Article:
Confidence and security at work, what relationship do they have?

One condition of work to generate results is emotional stability, does it exist in your work culture?

It is common to hear or read about its importance. Psychological protection at work. Organizations that want to be recognized by their partners as great places to take care of this aspect. An important piece for this position is the action of its leaders.

Amy Edmondson, professor of leadership and management at Harvard Business School, describes the perceptions of members of the psychological safety team about the consequences of taking interpersonal risks in a particular context, such as the workplace.

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Confidence and security at work, what relationship do they have? 1

When a person is in a place where they feel psychologically safe, they Feel free to talk about any thoughts, concerns or questions or mistakes made by them.

Why is that freedom important? Because in such a place, the bond of trust is nurtured between a leader and his allies, and between the allies themselves. And the group will be more ready to establish, innovate, experiment and challenge in this safe space.

Do you feel that freedom today in your workplace? And more importantly, do you believe that you are a leader who creates working conditions so that your colleagues feel this freedom?

I invite you to think about the most recent project or initiative that you and your team of colleagues have handled:

Overcome fear

Think about the biggest problem so far…

  • Did they talk about the subject with opportunity?
  • Did they talk about opening the topic?
  • What were the conditions that allowed this or not?
  • In what way was the problem discussed with opportunity and openness?

One of the reasons we do not talk issues with openness and opportunity is that we feel a risk. And what is it that threatens us? Thinking that we can be viewed by others as ignorant, incompetent, unfair or negative.

Read more: Study Reveals The Physical & Mental Impacts Of Working From Home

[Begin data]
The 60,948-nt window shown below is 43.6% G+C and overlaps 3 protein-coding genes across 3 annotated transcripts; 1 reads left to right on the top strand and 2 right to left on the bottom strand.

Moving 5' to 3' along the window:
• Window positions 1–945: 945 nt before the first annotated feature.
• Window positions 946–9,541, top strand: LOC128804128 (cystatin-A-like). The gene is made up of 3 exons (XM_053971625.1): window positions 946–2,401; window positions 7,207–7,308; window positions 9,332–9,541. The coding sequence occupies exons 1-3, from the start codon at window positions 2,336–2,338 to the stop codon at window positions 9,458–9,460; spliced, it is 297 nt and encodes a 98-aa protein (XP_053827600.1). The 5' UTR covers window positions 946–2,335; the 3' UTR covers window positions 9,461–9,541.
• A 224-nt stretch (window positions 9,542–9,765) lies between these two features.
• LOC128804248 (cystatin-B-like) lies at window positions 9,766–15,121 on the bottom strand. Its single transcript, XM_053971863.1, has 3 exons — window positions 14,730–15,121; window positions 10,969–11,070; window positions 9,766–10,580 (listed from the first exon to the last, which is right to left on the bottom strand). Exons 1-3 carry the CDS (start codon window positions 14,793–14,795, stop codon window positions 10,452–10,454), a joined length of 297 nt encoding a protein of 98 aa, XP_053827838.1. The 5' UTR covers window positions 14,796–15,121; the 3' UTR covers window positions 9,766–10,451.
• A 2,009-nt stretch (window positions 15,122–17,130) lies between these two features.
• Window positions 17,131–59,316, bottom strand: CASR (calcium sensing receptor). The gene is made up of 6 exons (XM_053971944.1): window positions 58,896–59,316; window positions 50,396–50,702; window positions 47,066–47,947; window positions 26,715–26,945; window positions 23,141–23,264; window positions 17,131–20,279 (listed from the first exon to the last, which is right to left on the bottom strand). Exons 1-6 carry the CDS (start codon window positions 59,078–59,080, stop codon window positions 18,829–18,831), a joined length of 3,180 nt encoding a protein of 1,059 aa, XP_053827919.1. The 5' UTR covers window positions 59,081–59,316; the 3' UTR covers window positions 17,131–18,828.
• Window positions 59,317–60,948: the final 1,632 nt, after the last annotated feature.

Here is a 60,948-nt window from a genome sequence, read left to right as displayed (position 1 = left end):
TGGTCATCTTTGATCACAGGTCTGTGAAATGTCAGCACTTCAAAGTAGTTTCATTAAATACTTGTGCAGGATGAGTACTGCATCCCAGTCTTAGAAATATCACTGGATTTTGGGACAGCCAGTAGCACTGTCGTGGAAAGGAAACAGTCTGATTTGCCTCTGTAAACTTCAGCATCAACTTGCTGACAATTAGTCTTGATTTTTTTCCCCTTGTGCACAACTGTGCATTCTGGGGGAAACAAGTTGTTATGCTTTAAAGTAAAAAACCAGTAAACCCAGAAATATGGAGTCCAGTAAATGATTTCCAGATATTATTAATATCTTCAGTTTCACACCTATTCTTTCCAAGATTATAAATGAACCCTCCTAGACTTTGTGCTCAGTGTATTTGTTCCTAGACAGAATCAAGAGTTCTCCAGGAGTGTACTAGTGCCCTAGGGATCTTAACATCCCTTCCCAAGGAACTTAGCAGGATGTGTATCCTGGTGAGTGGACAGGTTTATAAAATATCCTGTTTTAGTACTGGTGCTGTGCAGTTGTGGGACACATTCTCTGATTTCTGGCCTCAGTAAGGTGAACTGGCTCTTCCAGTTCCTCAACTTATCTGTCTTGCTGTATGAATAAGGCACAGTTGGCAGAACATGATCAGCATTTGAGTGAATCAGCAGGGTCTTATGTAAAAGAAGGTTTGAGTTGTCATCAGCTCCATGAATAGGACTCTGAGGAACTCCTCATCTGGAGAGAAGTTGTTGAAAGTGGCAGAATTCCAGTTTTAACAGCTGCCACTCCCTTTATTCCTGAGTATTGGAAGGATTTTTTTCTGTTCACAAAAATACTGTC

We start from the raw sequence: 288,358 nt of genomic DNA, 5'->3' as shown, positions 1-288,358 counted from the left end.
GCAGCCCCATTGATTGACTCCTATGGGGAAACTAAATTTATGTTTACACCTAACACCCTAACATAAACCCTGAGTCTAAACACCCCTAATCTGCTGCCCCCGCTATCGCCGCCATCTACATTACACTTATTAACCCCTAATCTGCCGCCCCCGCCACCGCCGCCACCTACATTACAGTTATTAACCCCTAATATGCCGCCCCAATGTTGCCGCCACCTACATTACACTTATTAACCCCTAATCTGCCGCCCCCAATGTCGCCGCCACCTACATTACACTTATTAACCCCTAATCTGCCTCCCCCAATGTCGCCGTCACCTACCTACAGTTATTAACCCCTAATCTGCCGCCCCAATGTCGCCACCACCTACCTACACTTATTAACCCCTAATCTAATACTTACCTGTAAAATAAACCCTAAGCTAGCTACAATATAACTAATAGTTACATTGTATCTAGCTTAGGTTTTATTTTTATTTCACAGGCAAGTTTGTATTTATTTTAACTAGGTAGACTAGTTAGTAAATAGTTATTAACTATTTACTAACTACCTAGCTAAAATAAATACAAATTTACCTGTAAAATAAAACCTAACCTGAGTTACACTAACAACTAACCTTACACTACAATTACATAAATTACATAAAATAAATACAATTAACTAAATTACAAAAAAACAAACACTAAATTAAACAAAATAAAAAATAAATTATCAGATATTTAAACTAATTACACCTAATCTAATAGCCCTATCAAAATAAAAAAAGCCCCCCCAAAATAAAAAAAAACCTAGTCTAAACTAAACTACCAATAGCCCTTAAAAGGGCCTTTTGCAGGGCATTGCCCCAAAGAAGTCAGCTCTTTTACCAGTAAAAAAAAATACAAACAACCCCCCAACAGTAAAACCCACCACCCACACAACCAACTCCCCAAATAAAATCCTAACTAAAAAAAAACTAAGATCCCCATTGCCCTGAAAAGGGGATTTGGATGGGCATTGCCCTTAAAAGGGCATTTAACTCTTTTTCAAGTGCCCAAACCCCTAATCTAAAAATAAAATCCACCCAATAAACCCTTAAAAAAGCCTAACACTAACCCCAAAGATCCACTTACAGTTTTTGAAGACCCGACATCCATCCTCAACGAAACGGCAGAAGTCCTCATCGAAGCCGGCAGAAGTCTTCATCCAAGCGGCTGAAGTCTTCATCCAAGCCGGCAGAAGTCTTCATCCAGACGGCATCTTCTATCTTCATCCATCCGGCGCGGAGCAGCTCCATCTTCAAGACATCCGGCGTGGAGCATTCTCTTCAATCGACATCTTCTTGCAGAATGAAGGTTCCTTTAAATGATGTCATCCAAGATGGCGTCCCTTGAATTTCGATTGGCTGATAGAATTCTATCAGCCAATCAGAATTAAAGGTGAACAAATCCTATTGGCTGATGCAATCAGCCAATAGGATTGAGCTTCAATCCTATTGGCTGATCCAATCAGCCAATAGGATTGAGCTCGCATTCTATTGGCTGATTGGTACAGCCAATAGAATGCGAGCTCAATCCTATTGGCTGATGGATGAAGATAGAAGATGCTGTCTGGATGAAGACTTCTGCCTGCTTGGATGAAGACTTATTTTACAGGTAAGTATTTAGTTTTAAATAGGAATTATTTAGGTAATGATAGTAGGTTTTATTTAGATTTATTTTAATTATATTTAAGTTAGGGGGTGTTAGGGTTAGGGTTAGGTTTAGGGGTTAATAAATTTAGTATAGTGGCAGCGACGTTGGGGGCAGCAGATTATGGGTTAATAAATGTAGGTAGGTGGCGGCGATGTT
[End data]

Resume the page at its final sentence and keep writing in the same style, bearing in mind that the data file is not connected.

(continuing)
Some assumptions that may exist:

“If I ask something that others already know, they will see me as stupid or ignorant”

Do you think you should know everything? Could it be that another possibility is that you will be seen as someone who is eager or willing?

“I caused the problem and I should solve it”

If someone else has already faced a similar situation, wouldn’t you like to know how they solved it? Why limit that someone else can support you?

“If I try to do something different and make a mistake, it’s because I’m not capable enough for this job”

Does seeing a mistake as something negative help you to try new things? What do you think you should not be wrong about when you try to do something different?

“If I speak at this moment of identified error in the project, it can be considered negative”

What if by talking about that error you prevent things from getting more complicated?

These beliefs originate in places where we learned that talking about our thoughts, concerns, doubts or need for support represents a risk.

As a leader, you are not responsible for the personal history of each of your colleagues, but at the present time it is your responsibility to create an environment of psychological safety where they have the opportunity to live a different experience based on trust.

Read also: People Who Use These 3 Toxic Phrases Have Very Low Emotional Intelligence

What to do?

  • Talk to your colleagues about the importance of listening to their opinions, concerns and opinions. And be sure to listen actively and without judgment when they are doing so.
  • Identify a personal style. Perhaps not all of your colleagues are comfortable expressing their thoughts verbally in the meeting. Look for mechanisms that open up opportunities for everyone while respecting their personal style.
  • As showable to oneself. Share with your colleagues experiences in which you made a mistake. Talk to them about how you have solved them and how those experiences have strengthened you. When you do, they are more likely to feel confident talking about their own concerns and mistakes.
  • Avoid punitive mistakes. When an error is identified, it is to focus and then identify the learning that leaves the experience.
  • Be aware of the impact of your actions. Remember that all the time you are becoming a role model for your colleagues. If you respect your colleagues, it is more likely that they will repeat that behavior among themselves.
  • If you detect a task that is undermining the psychological safety of the group, then act with opportunity and persistence, clarifying what kind of behavior is not welcome and the reasons for it.